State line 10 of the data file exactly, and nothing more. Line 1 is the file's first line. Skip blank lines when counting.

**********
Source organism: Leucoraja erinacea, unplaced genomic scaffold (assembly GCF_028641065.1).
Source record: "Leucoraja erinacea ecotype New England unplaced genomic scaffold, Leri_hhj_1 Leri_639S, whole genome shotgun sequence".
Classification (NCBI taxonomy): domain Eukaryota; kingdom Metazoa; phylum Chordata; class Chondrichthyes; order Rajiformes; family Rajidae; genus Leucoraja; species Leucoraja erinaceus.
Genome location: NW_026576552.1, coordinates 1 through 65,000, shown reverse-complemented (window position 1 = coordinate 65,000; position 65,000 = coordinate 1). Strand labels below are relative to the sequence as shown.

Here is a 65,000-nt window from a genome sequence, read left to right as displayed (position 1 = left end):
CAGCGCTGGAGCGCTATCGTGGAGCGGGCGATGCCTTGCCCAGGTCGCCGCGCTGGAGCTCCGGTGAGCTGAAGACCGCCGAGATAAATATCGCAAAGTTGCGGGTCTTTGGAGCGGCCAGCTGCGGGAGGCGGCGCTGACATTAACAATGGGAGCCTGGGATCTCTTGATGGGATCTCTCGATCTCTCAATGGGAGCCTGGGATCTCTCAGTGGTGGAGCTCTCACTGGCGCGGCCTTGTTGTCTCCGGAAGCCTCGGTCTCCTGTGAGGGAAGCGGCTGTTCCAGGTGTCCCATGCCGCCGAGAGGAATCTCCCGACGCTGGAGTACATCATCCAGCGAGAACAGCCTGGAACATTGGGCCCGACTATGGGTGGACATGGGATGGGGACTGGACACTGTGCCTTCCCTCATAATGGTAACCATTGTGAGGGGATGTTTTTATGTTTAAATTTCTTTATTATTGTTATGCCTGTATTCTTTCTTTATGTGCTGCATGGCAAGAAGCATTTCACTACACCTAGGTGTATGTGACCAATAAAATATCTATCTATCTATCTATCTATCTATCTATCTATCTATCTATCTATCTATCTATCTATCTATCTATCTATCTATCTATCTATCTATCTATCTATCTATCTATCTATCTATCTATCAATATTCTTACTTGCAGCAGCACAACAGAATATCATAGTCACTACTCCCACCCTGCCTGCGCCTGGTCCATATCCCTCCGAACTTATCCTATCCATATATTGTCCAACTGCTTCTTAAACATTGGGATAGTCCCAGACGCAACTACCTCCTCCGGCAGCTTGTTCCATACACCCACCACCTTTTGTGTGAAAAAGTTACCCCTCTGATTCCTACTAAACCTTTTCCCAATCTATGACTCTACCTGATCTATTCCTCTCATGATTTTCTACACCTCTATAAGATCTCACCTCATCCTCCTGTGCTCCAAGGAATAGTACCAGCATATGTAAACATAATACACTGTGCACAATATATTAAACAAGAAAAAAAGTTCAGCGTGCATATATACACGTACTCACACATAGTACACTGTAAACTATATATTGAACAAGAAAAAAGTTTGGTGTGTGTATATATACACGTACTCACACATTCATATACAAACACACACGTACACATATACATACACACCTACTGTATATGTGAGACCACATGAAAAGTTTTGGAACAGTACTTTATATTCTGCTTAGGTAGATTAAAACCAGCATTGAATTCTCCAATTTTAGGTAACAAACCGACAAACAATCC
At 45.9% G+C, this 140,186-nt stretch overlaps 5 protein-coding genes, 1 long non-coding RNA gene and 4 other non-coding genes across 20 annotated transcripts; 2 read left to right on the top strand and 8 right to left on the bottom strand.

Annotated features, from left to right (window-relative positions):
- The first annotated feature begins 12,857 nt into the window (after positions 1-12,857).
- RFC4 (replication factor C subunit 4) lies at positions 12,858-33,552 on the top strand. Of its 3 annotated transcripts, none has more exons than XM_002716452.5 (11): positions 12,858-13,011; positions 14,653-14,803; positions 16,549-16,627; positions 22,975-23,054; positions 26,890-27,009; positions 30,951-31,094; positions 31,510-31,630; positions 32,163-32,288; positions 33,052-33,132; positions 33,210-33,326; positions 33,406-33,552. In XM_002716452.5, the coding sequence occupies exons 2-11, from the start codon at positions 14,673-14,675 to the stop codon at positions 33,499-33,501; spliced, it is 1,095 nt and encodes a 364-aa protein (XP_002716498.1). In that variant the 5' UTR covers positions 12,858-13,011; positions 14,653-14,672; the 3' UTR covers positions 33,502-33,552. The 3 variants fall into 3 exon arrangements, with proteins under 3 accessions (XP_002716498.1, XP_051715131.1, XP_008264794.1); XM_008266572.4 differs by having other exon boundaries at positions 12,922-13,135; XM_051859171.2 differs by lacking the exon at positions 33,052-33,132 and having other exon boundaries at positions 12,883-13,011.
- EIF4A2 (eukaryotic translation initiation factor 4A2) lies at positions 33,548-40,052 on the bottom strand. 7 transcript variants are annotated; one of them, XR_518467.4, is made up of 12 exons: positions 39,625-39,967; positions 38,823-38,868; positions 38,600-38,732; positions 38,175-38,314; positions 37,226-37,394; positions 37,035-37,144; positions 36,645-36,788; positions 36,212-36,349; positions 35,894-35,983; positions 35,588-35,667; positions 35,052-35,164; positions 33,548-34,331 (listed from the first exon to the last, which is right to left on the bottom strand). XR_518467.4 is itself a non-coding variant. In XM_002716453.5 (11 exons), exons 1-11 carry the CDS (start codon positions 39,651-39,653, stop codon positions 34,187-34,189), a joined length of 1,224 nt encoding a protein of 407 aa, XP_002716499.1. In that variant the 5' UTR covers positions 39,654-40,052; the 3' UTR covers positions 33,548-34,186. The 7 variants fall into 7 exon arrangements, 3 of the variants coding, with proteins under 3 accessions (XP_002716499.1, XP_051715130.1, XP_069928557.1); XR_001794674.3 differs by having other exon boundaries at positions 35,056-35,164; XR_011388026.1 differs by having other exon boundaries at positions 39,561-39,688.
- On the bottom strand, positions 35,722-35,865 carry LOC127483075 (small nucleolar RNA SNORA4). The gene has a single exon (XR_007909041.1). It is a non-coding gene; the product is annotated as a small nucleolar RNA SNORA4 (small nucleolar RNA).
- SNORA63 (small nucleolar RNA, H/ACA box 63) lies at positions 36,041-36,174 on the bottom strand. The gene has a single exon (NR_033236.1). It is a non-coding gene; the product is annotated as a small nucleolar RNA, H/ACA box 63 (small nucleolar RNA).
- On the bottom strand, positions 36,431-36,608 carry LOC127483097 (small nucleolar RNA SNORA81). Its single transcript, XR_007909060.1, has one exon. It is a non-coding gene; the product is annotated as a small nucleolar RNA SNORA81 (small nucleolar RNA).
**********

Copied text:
- RFC4 (replication factor C subunit 4) lies at positions 12,858-33,552 on the top strand. Of its 3 annotated transcripts, none has more exons than XM_002716452.5 (11): positions 12,858-13,011; positions 14,653-14,803; positions 16,549-16,627; positions 22,975-23,054; positions 26,890-27,009; positions 30,951-31,094; positions 31,510-31,630; positions 32,163-32,288; positions 33,052-33,132; positions 33,210-33,326; positions 33,406-33,552. In XM_002716452.5, the coding sequence occupies exons 2-11, from the start codon at positions 14,673-14,675 to the stop codon at positions 33,499-33,501; spliced, it is 1,095 nt and encodes a 364-aa protein (XP_002716498.1). In that variant the 5' UTR covers positions 12,858-13,011; positions 14,653-14,672; the 3' UTR covers positions 33,502-33,552. The 3 variants fall into 3 exon arrangements, with proteins under 3 accessions (XP_002716498.1, XP_051715131.1, XP_008264794.1); XM_008266572.4 differs by having other exon boundaries at positions 12,922-13,135; XM_051859171.2 differs by lacking the exon at positions 33,052-33,132 and having other exon boundaries at positions 12,883-13,011.